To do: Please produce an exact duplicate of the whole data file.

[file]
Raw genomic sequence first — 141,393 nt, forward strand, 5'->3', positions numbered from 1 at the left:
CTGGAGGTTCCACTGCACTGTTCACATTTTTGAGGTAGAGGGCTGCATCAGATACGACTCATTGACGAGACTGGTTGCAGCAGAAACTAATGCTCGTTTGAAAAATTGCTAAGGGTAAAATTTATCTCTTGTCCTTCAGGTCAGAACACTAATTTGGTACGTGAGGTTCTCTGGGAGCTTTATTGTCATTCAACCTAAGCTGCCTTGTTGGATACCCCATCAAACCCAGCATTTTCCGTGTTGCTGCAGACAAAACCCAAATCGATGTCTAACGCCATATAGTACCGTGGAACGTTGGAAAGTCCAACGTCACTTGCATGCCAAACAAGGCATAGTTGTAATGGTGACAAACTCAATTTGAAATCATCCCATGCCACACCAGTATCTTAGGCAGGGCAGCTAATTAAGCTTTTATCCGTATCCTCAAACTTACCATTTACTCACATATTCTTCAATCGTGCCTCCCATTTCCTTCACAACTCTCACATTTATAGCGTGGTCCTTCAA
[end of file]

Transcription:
Raw genomic sequence first — 141,393 nt, forward strand, 5'->3', positions numbered from 1 at the left:
CTGGAGGTTCCACTGCACTGTTCACATTTTTGAGGTAGAGGGCTGCATCAGATACGACTCATTGACGAGACTGGTTGCAGCAGAAACTAATGCTCGTTTGAAAAATTGCTAAGGGTAAAATTTATCTCTTGTCCTTCAGGTCAGAACACTAATTTGGTACGTGAGGTTCTCTGGGAGCTTTATTGTCATTCAACCTAAGCTGCCTTGTTGGATACCCCATCAAACCCAGCATTTTCCGTGTTGCTGCAGACAAAACCCAAATCGATGTCTAACGCCATATAGTACCGTGGAACGTTGGAAAGTCCAACGTCACTTGCATGCCAAACAAGGCATAGTTGTAATGGTGACAAACTCAATTTGAAATCATCCCATGCCACACCAGTATCTTAGGCAGGGCAGCTAATTAAGCTTTTATCCGTATCCTCAAACTTACCATTTACTCACATATTCTTCAATCGTGCCTCCCATTTCCTTCACAACTCTCACATTTATAGCGTGGTCCTTCAA